Hurricane PZ848 - Smithills, Bolton

2nd February 1945

Last updated 13.11.2010

Type Unit Base Duty Crew Passengers
Hurricane IIC  11 (P)AFU  Calverley Local Training Exercise 1 -

On the afternoon of the 2nd February 1945 two Hurricanes, assigned to No.11 Pilots Advanced Flying Unit took off at approx. 1:40pm from the unit's base at RAF Calverley in Cheshire. The aircraft concerned were PZ848 piloted by 21 year old Warrant Officer Norman Thomas Huckle and PG472 piloted by Flight Sergeant Thomas Stanley Taylor, also 21. The first of these, PZ848, a Hurricane Mk IIC had been delivered to No.22 MU on the 18.07.1944 and from there on to 11 (P)AFU on the 13.01.1945, making it practically a new aircraft.

The two pilots were cleared for local flying exercises close to Calverley, but some 20 minutes later they were flying over the high ground to the North of the Lancashire mill town of Bolton. The subsequent inquiry noted that the two aircraft must have flown, in formation, directly after take-off to have reached this area in this time, though the pilot's reasons for taking this action are unclear. One witness did come forward, following an article we placed in a local paper appealing for information. This informant stated that one of the pilots was in fact engaged to a young woman who worked at the same factory as herself and that an impromptu air display had been arranged, but sadly the aircraft never turned up. 

W/O Huckle's Grave


Name Position Status
Warrant Officer Norman Thomas Huckle Pilot K.

At approx. 2.00pm the two aircraft are believed to have been flying in formation at some 6-7000 feet over the Smithills area to the North West of Bolton, when they collided in cloud. Both aircraft dived out of the cloud, out of control, over an area of high ground, PZ848 diving into a field close to Horrocks Fold Farm and only a hundred yards or so from a road. The force of the impact was such that the aircraft was completely destroyed, only the shattered tail unit remaining recognisable on the surface according to witnesses. The bulk of the aircraft imbedded itself in an area of soft peat, in the otherwise rocky field and penetrated to a depth of some 10 feet before hitting a layer of hard shale. Warrant Officer Norman Thomas Huckle from Brondesbury is buried at Willesden New Cemetery, Middlesex, Section A. Grave 470.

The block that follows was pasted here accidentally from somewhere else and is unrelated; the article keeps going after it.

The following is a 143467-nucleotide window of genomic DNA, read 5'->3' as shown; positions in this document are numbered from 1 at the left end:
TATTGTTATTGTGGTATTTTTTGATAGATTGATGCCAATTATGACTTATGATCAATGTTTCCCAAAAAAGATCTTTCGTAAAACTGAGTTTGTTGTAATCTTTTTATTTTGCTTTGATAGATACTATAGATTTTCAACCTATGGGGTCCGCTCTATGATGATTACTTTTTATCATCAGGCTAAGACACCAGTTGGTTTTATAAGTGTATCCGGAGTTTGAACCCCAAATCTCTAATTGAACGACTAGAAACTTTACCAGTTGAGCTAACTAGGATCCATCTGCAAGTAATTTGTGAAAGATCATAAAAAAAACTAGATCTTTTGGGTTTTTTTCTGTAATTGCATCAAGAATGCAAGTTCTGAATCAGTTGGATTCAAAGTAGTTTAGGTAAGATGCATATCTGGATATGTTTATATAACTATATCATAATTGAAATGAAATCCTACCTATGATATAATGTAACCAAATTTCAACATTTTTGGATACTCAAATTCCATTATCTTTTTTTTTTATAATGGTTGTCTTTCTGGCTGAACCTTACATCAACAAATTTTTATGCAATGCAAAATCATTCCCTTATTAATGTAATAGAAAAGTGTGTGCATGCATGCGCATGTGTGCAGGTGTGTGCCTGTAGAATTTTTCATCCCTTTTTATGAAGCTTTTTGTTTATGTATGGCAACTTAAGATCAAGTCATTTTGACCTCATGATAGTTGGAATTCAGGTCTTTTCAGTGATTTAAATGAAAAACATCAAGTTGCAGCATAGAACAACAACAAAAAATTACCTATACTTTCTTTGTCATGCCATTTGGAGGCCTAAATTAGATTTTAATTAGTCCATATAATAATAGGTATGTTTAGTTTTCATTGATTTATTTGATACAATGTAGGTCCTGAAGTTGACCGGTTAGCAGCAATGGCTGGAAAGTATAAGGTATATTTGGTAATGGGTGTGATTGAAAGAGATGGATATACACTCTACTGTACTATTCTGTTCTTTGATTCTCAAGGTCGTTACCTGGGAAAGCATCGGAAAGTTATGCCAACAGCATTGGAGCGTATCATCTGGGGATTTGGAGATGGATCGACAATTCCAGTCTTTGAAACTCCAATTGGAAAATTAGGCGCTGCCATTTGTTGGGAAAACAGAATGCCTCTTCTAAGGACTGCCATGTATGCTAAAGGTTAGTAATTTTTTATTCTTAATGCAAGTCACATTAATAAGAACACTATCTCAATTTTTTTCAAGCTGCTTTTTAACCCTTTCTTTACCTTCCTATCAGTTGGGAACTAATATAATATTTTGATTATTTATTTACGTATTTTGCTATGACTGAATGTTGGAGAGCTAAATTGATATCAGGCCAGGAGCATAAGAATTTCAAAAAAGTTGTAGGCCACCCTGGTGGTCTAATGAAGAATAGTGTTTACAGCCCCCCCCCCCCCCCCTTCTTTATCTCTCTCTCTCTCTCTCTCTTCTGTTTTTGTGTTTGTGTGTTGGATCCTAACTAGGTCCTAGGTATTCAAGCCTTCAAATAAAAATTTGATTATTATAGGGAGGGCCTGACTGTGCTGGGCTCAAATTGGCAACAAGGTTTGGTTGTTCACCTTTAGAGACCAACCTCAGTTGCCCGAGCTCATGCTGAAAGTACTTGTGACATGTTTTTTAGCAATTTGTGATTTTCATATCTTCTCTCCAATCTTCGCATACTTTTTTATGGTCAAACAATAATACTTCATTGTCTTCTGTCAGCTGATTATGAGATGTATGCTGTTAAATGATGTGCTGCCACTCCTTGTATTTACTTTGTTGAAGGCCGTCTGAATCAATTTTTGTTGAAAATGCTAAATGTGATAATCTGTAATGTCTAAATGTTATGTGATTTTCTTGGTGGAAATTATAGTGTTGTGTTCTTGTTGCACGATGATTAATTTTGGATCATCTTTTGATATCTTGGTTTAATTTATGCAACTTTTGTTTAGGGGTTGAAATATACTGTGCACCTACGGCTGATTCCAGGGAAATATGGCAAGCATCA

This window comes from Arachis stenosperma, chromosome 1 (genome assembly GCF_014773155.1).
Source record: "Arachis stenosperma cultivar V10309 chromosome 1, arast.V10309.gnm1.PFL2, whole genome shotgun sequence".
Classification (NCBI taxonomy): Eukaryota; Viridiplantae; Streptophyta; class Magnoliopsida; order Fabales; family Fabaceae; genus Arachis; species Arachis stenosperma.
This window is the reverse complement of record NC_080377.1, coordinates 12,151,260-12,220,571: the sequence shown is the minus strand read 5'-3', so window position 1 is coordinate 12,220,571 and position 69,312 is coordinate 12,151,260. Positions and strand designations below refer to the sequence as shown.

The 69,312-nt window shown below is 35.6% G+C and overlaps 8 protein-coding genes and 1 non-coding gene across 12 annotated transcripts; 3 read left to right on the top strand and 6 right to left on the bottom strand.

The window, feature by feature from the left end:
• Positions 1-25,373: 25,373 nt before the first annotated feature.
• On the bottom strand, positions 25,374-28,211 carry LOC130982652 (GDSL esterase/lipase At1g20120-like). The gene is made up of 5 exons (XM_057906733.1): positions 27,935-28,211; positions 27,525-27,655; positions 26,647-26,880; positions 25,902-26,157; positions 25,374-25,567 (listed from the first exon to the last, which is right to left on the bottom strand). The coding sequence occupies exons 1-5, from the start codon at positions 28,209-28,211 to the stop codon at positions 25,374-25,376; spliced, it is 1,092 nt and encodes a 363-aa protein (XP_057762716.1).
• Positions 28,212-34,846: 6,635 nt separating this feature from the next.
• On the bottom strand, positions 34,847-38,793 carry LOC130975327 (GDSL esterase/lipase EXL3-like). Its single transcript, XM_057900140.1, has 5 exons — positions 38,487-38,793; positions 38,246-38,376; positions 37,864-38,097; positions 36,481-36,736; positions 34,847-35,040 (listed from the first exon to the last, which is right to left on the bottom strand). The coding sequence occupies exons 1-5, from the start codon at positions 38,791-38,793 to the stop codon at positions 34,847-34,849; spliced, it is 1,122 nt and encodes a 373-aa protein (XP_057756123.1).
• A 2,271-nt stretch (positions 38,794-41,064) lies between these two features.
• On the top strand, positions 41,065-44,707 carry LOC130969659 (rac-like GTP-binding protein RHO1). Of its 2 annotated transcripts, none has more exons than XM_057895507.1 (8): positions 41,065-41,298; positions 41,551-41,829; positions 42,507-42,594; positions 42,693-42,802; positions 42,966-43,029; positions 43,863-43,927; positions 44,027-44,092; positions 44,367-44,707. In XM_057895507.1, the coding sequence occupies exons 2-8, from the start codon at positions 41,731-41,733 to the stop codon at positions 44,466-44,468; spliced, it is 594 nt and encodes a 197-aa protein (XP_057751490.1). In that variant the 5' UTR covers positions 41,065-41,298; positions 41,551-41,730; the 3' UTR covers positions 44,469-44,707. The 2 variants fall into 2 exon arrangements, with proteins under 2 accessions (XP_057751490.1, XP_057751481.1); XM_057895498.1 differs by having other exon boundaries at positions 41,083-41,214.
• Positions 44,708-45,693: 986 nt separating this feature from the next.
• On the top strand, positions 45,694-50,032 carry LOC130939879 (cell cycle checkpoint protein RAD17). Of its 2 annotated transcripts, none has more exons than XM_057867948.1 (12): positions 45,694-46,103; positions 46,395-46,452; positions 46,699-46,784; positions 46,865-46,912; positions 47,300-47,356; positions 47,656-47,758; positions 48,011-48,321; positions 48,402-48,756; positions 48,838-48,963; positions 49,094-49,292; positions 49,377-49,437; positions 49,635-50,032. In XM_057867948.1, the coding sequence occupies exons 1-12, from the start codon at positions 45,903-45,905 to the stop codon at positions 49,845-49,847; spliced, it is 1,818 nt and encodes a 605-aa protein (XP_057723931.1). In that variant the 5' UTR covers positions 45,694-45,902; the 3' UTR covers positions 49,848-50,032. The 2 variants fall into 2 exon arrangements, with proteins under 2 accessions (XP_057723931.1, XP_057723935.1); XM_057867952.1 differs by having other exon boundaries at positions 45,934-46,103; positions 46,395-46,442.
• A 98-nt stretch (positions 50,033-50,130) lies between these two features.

Initial research into the site of PZ848's demise appeared promising, with the only excavation known having been carried out by hand in the 1970s. This together with signals from both our Fisher and Forster deep-seeking detectors appeared to indicate a further deeply buried wreckage and a decision was made to carry out a full scale excavation using a mechanical digger. As the JCB began to clear first few feet of soil it became clear that little remained at this level and that the usual soil discoloration was heavily disturbed and difficult to interpret. Though this was to be expected due to the previous dig, the disturbance was much greater than had been anticipated, however the detectors continued to indicate more deeply buried wreckage and the dig continued. We soon realised that the site had obviously been subject to a much more extensive excavation than we had thought and subsequent enquiries indicate an unknown group using a mechanical digger carried out a second dig in the 1980s. At approx. 8 feet a large lorry tarpaulin was uncovered containing a mass of aircraft wreckage - all apparently discarded and thrown back at the end of the previous dig (see illustration below).

Careful sorting through the spoil and the mass of uncovered wreckage did however yield some interesting finds, including: the bomb arming and IFF switch panel from the cockpit, main radio instruction plate, sections of framework from the sliding canopy,, part of the instrument panel, boost gauge face, parachute harness fittings and many other smaller parts. Although the RAF Form 1180 stated that the aircraft had burned on impact, there was little evidence of this and most of the artifacts were in excellent condition. It was noted that the tarpaulin contained almost all the large bore copper coolant pipes which had once connected the engine to the aircraft's under slung radiator - it seemed surprising that these should have been discarded as they represent a fair weight of clean copper scrap in addition to their historical value.

Though the excavation of PZ848 was not a particularly successful project, as regards artifacts recovered, it proved to be a satisfactory conclusion to our research into this incident and did provide at least a selection of representative items for a future display.

Acknowledgements: RAF Forms 1180 & 78, Mr. J. Molyneux (WWIG), Mr. J. Wilkinson, Alan Clark (photo).

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This page & all articles on this site Copyright Nick Wotherspoon 2001